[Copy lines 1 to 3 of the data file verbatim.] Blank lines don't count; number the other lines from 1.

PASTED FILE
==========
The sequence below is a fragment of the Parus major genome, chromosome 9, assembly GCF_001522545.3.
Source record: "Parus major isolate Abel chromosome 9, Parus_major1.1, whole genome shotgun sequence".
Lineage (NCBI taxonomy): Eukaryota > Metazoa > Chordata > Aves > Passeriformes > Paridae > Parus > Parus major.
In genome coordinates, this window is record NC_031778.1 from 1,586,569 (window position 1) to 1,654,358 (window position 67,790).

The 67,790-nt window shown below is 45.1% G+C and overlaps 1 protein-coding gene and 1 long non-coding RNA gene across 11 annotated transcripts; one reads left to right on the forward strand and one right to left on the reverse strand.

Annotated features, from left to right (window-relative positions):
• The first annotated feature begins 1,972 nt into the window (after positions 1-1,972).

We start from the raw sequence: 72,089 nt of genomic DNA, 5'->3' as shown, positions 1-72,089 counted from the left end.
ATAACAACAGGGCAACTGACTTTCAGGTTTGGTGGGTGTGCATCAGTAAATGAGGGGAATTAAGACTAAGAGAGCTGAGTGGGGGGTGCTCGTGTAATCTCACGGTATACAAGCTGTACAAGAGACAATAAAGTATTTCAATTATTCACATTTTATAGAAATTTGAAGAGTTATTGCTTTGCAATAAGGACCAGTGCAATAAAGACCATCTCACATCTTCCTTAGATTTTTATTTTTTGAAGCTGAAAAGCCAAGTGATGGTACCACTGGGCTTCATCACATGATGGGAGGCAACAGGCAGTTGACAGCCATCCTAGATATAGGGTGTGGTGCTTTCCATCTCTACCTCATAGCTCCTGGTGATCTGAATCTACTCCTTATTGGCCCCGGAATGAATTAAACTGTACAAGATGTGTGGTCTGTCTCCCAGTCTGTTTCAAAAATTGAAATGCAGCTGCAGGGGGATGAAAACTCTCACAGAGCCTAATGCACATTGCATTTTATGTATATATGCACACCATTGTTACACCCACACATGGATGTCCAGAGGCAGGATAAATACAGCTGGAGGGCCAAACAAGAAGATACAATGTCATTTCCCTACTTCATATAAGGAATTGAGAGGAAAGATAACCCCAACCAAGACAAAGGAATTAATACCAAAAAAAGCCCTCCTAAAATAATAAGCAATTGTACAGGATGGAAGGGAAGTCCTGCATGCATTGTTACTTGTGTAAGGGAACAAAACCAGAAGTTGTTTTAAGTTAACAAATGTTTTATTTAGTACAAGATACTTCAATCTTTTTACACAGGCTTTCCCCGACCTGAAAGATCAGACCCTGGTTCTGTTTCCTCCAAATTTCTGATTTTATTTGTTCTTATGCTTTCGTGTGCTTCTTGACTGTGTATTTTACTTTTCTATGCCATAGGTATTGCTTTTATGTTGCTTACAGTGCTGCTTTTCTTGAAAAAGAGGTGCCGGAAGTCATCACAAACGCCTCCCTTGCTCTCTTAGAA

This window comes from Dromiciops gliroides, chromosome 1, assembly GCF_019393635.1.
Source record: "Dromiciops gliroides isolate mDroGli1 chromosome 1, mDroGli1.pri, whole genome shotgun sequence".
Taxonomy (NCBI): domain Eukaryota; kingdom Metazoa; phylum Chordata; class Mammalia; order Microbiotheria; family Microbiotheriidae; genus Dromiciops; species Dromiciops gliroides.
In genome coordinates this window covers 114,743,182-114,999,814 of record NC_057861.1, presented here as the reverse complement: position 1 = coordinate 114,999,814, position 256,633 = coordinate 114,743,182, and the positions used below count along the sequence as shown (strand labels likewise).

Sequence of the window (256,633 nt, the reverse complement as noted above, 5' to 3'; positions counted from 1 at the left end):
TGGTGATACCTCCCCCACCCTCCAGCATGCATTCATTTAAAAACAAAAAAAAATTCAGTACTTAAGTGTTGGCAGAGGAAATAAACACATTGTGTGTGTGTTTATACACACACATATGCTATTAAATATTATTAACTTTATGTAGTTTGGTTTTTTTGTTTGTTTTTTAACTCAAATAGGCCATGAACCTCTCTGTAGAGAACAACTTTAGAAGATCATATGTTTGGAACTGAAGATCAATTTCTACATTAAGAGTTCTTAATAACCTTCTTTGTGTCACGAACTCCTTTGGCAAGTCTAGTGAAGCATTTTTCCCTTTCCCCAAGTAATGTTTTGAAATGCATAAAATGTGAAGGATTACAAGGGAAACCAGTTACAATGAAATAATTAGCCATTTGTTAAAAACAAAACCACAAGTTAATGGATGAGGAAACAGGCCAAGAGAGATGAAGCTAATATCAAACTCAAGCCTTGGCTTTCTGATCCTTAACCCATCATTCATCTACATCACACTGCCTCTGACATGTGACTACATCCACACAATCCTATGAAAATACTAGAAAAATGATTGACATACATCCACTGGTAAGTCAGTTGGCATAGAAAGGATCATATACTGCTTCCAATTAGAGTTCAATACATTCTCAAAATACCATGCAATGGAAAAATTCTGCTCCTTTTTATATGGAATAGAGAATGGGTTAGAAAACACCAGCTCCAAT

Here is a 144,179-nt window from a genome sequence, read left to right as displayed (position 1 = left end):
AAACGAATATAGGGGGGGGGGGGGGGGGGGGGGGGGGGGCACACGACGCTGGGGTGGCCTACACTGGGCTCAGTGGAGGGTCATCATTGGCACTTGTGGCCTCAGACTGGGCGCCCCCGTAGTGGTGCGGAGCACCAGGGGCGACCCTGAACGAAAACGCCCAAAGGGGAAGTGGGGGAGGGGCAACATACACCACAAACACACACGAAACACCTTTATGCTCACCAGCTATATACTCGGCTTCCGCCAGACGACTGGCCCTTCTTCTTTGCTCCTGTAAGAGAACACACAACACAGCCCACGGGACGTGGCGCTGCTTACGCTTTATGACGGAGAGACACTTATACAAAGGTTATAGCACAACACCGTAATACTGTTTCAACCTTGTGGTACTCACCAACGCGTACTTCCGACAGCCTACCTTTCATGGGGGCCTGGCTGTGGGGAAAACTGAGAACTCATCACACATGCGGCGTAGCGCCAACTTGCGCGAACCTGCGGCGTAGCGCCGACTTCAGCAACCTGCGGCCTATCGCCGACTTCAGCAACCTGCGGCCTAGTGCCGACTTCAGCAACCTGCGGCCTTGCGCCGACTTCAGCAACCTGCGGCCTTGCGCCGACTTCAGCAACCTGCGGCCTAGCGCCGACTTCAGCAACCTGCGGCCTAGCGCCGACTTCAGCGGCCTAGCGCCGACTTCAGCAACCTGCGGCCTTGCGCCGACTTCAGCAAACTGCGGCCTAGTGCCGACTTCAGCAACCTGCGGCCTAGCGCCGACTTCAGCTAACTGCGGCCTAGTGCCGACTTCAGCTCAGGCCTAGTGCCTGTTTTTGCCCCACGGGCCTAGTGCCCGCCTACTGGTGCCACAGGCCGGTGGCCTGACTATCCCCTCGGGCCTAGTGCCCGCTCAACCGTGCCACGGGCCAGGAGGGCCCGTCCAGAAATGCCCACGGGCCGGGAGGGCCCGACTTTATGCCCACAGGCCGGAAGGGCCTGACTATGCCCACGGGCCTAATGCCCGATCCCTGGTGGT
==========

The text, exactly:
The sequence below is a fragment of the Parus major genome, chromosome 9, assembly GCF_001522545.3.
Source record: "Parus major isolate Abel chromosome 9, Parus_major1.1, whole genome shotgun sequence".
Lineage (NCBI taxonomy): Eukaryota > Metazoa > Chordata > Aves > Passeriformes > Paridae > Parus > Parus major.